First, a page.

AUSTIN, Texas - Stephen Broderick, a former Travis County Sheriff’s detective, pled guilty to killing his estranged wife, Amanda Broderick, her daughter and his adopted teenage daughter, Alyssa Broderick, and her boyfriend Willie Simmons III, in Travis County Court Tuesday.
Broderick killed the trio as they arrived at drop-off for a supervised custody visit in April 2021. Broderick was scheduled to see his son, a child he and Amanda Broderick had together. The boy turned 10-years-old just two days after the incident.
The child, who had brought his father a tres leches cake, escaped the attack by getting into the vehicle of a passing motorist and asking them to call 9-1-1.
Court documents indicate Stephen Broderick began sexually and physically abusing then 16-year-old Alyssa Broderick in March 2020.
On June 3, 2020, he was accused of sexually assaulting Alyssa Broderick after Amanda Broderick took her to Dell Children’s hospital for a Sexual Assault Forensic Exam. Medical professionals found evidence of trauma.
Amanda Broderick filed for divorce one month after the reported attack. In November 2020, Stephen Broderick was indicted on 12 counts of physical and sexual abuse.
Stephen Broderick spent less than a month in the Travis County Jail. He posted bond and was released from jail in early July. He was ordered to have no contact with Alyssa Broderick, surrender his firearms, obtain no new firearms, and wear a GPS tracker. Five months later that tracker was removed.
Broderick was booked into the Travis County jail under a $100,000 bond. It was then set to $50,000, but raised to $75,000 after Amanda Broderick reported he sent her sexually explicit images. He was ordered not to contact her as well.
"[Amanda and Alyssa Broderick] would still be alive had they kept [Stephen Broderick] in jail and had they listened to Amanda, and they did not listen to him. They ignored their pleas for help," said Stephanie Yell, Alyssa Broderick’s basketball coach.
As part of Tuesday’s plea deal the 12 counts of physical and sexual abuse were dropped despite the family’s wishes.
"There’s physical DNA at the hospital. How is that not [Alyssa Broderick’s] voice? How is that not enough? Do you understand that she had to literally take the DNA and hold it in her hand? Tell her mom what happened? Go all the way to the hospital? Hand it over to somebody else and tell her story? And today it isn’t [her story.] Today they are silencing her. Today they are saying it doesn’t matter," said Erica Ramirez, Amanda Broderick’s sister and Alyssa Broderick’s aunt.
The family held a silent protest outside the Travis County Courthouse Tuesday ahead of the hearing.
"Why ask us? Why tell us [the sexual and physical abuse case] is something that you want to go forward with? It may take years. We don’t care. We don’t care. We don’t care. We will fight it all the way. We will fight it," said Ramirez.
Ramirez told FOX 7 Austin Travis County District Attorney José Garza told the family that it would be difficult to prove the sexual and physical abuse case without Alyssa Broderick. He also told family members taking the case to court could risk the capital murder conviction and may result in a number of lengthy appeals.
- Stephen Broderick indicted for capital murder in April deaths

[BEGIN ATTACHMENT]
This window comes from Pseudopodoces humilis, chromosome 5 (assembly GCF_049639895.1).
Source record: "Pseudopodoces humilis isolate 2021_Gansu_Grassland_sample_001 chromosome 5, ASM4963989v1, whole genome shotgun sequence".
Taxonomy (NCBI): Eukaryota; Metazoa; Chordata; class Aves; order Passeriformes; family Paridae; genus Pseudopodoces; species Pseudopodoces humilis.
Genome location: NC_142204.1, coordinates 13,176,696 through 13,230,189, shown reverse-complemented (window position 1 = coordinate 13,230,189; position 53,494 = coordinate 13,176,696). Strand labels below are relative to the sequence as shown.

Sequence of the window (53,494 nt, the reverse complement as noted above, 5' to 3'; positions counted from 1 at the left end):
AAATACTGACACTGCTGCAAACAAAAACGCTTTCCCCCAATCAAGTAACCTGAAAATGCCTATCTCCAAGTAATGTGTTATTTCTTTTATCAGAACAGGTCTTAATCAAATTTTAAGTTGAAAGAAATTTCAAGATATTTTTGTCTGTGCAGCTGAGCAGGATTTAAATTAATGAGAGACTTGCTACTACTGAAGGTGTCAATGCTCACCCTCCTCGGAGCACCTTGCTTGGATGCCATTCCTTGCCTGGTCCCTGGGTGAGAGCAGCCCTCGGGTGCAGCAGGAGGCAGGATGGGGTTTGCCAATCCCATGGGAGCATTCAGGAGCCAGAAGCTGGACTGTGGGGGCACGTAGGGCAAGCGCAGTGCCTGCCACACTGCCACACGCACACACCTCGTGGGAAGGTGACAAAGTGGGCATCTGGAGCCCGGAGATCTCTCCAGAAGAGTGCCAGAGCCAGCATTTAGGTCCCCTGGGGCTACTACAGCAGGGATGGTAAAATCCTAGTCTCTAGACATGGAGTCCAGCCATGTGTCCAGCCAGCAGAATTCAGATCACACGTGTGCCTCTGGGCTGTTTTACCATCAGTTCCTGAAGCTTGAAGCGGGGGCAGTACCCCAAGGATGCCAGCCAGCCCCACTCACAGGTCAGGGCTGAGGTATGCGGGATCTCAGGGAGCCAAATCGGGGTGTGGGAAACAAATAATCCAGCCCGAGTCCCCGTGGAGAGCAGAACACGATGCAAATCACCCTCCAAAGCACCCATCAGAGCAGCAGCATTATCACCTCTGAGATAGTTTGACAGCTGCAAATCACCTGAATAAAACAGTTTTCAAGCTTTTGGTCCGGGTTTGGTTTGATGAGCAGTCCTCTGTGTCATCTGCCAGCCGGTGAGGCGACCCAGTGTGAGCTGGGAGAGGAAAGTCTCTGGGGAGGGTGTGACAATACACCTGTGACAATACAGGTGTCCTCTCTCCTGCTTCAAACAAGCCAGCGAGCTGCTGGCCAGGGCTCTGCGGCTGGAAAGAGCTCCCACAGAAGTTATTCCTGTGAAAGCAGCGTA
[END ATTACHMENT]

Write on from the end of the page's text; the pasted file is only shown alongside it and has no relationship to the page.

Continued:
- Homicide victims had protective order against former TCSO detective
- Triple homicide suspect at center of child sexual abuse investigation
Charlie Baird is a criminal defense attorney and former judge. He retired from the 299th District Court of Travis County, the same court Stephen Broderick pleaded guilty on Tuesday.
Baird acknowledged that while it would be more difficult to prove the sexual and physical abuse case without the victim, Alyssa Broderick, present — Texas has the "forfeiture by wrongdoing doctrine."
"Which means if the defendant tampers with a witness so that the witness is not available to testify at trial, the state can put into evidence the statements the witness made when she reported the crime," he said.
As part of the plea Stephen Broderick waived his right to appeal the capital murder conviction. The death penalty was taken off the table. He will spend his life in prison.
"When [Alyssa Broderick] spoke up in her outcry, in her very own words she said, ‘It's not like I could tell the police. My dad is the police.’ What message are we sending?" asked Ramirez.
"We are hoping to change the law to help victims hold their offenders accountable. If there is DNA evidence that is collected at the hospital during a medical examination, and it's proven to be the accused, they should have to face the charge(s) especially if they are murdered by the offender.
Please show support by signing this petition and show our public defenders (District Attorney) that taking a deal from a murderer just because it makes their job easier should not be acceptable. "
"No one really wins. Alyssa's not coming home, Amanda's not coming home, Willie's not coming home. So the only thing we can do is look forward and prepare ourselves to go where they went (heaven) because they're all good people. You're not going to go there. No," said Simmon’s mother, Vanissa Penson.
"And that's what I want you to know as Willie's mom. That I got to see my son pretty much besides grow old, I saw my son live his life. I saw my son achieve so much…So I just want you to know that you really didn't take anything from us, and we still are able to smile," she added.
"We are grateful for our committed prosecutors who worked tirelessly to hold Mr. Broderick accountable and ensured that he will spend the rest of his life in prison and cause no more harm to our community," Travis County District Attorney José Garza said in a news release. "My heart continues to break for the victims of this senseless act of violence and their families. We hope this outcome brings closure and peace to the victims’ families."